As we enter a world where cloud-native, microservices-based, endlessly scalable, extensible, and ever-changing environments are the new normal, observability has taken center stage. Emerging technology and platforms aim to make things more connected than ever, which is why we're shifting towards a connected workflow — one that allows teams to tackle complexity and get past the noise to optimize performance and reliability.
As the lines blur between dev and ops teams, developers have begun to take ownership of their code beyond final testing, becoming more aware of the changes they make and how they might impact things at scale, in production.
This concept goes hand in hand with the need for improved observability, which in itself isn't anything new, but the way teams are prioritizing it is changing. Here's why observability in ops is being extended to create observability in dev.
When DevOps teams think about observability, they should envision it as a concept. It's the ability to do something, the power to ask "What is happening and why is my software doing this?" and find the answer.
Oftentimes, teams confuse observability with monitoring, but there's a stark contrast between the two. Monitoring allows you to track a system's behavior, perhaps helping you predict it over time.
Monitoring can warn you when a system falls outside the normal range of acceptable behavior, too, alerting you to potential problems.
Meanwhile, observability requires a team to recognize that a system is too complex to be understood, especially by an individual. It's not something that you can define strict thresholds for or jump right into when a problem arises.
To achieve true observability, you must first understand the complexities that surround modern infrastructure and software.
Instead of merely collecting data from here and there, observability requires you to take data from disconnected sources and turn it into digestible, insightful, and accessible information.
In short, observability means;
The goal is to offer valuable insights that can inform systems engineers, developers, and every other stakeholder that needs to understand an organization's systems and how they work.
Oftentimes, when teams pursue observability, especially when dealing with legacy monoliths and complex systems, they describe the outcome as being able to see for the first time.
When done right, observability means taking code and systems that people find complex, confusing, and even scary and turning it into something that's finally visible.
Updating it, improving it, and working with it suddenly become less terrifying, because observability gives you the option to understand the system and how it works.
With observability in dev, teams can think beyond functionality and consider the impacts of their work in the context of real-world production. Observability in ops has long been embraced because of its ability to help Ops visualize and emphasize problems in production.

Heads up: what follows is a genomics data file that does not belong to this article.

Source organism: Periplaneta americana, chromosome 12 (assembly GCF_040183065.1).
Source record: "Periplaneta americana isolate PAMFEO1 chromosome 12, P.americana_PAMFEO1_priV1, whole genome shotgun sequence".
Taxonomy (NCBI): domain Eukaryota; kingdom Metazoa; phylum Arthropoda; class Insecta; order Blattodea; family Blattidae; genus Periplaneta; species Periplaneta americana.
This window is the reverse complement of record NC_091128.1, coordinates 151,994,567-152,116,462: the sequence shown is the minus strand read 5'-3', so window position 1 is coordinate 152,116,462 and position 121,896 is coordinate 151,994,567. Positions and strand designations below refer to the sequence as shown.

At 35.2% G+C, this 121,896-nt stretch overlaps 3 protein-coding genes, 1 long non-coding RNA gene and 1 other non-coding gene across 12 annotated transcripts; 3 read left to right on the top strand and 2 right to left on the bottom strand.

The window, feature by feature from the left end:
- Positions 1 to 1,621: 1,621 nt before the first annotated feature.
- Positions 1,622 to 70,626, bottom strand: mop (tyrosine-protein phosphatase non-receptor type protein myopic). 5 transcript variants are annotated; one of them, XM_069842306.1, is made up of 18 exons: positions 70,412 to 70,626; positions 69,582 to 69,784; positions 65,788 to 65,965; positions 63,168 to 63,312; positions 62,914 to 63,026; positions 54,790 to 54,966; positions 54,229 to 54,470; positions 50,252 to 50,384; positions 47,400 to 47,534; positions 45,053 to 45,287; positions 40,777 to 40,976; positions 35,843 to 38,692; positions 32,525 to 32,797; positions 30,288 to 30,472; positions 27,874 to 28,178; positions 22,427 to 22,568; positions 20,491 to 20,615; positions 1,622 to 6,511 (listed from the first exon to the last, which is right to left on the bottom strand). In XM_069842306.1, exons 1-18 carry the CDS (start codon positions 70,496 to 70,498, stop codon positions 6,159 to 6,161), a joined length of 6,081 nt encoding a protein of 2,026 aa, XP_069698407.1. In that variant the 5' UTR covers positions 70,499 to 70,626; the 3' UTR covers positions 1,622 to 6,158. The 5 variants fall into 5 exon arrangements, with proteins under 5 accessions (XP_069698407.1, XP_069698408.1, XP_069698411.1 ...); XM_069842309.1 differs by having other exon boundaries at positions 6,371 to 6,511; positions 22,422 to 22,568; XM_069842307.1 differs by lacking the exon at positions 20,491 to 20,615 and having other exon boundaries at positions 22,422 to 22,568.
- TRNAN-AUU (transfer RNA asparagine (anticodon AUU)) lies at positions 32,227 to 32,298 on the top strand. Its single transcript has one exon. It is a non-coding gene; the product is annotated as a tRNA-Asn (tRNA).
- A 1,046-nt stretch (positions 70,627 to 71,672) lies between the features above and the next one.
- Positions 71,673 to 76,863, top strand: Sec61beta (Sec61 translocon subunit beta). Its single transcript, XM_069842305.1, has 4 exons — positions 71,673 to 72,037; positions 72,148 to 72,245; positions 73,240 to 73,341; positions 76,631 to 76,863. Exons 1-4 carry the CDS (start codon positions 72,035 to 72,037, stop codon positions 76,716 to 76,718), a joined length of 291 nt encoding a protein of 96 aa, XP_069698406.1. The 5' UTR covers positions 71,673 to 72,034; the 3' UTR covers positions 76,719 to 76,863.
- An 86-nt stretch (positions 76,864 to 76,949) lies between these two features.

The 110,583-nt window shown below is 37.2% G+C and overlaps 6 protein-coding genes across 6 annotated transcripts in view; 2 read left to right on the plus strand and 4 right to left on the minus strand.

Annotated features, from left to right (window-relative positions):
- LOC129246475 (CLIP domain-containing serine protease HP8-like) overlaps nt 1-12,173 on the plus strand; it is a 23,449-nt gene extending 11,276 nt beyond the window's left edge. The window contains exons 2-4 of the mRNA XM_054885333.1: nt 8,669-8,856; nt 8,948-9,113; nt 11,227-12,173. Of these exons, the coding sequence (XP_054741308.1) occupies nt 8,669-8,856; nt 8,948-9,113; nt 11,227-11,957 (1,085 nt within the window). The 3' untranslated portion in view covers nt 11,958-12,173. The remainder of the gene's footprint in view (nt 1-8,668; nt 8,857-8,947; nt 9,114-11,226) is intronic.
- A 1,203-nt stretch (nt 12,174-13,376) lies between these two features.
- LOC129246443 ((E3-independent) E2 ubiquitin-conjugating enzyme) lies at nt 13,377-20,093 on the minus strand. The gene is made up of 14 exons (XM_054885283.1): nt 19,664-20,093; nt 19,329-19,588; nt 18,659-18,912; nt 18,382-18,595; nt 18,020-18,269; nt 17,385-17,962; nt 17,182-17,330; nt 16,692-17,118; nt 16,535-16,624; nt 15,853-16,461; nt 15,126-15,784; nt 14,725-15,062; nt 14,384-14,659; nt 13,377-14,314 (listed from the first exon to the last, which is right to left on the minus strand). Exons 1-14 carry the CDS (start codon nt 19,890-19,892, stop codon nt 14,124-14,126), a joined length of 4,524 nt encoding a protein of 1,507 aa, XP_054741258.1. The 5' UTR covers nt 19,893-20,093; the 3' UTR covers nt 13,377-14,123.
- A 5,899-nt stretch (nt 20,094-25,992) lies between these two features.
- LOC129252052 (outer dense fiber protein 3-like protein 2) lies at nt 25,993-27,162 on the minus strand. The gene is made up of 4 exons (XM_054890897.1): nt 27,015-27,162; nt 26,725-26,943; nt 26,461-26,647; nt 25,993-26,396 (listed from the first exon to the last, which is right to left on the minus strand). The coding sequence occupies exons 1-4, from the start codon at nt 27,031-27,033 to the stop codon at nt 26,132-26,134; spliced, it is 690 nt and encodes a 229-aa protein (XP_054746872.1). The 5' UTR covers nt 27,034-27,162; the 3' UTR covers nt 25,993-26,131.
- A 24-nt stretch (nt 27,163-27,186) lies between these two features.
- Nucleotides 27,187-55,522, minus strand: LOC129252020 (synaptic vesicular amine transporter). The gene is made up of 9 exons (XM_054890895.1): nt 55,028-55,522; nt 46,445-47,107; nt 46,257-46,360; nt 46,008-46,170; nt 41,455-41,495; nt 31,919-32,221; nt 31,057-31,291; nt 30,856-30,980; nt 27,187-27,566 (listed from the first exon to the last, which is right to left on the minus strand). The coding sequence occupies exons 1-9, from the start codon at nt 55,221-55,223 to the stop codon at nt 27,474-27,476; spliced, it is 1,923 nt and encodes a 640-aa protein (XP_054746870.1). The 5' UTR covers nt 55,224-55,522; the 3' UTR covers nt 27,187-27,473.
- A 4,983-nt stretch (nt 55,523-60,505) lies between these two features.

Once Dev teams begin to embrace it, communication will become simpler, errors will become less frequent, and goals will be easier to align.
The trick with bringing observability in Ops to observability in Dev is that it's about more than leveling up developers. It has to go beyond workshops and a sense of shared responsibility.
Developers need to understand that observability allows them to support production, and they need to care about production because it's an extension of the development cycle.
Ultimately, observability in Dev means that Ops is consciously and continuously making discoveries and sharing them with the dev team. Together, they're able to piece together the puzzle and make sense of something that used to seem incomprehensible. The results of this achievement are invaluable to Ops, Dev, and the company as a whole.
Bringing observability to Dev allows teams to think two steps ahead. With observability, these teams can support the functionality of what they're building, looking ahead to when it's actually in production before it gets there — and that's critical to the company's efficiency.
For most Dev teams, introducing the concept of observability will sound like another set of hurdles to jump over in their future projects. The modern development process has so many steps and stages, and developers are dealing with ever-increasing complexity.
However, observability in Dev already exists on a small scale. In the final stages where testing takes place, the Dev team is trying to determine if what they expect to happen will happen in production.
Production testing helps developers think through scenarios, investigate what's happening with the code, and confirm whether the expected behavior is occurring or not.
If developers take this testing approach and they start thinking ahead and taking the time to validate assumptions sooner, they can introduce observability in a very streamlined manner. What it takes is a mindset shift where developers are reminded that both Devs and Ops are trying to accomplish the same thing.
Through software ownership, Dev teams will begin to view production as the next step after continuous integration, and observability is the bridge to achieving that.
So, how does it happen? Organizations need to implement feedback loops and open the lines of communication between Dev and Ops teams so that observability can find its way into the picture.
Integrating observability is no easy feat, but with so many advantages, it is a necessity.
If your organization needs help extending observability in Ops to observability in Dev, Adservio can help you find the right path.
Contact us today to learn how Adservio has helped countless companies achieve resilient, high-performance systems.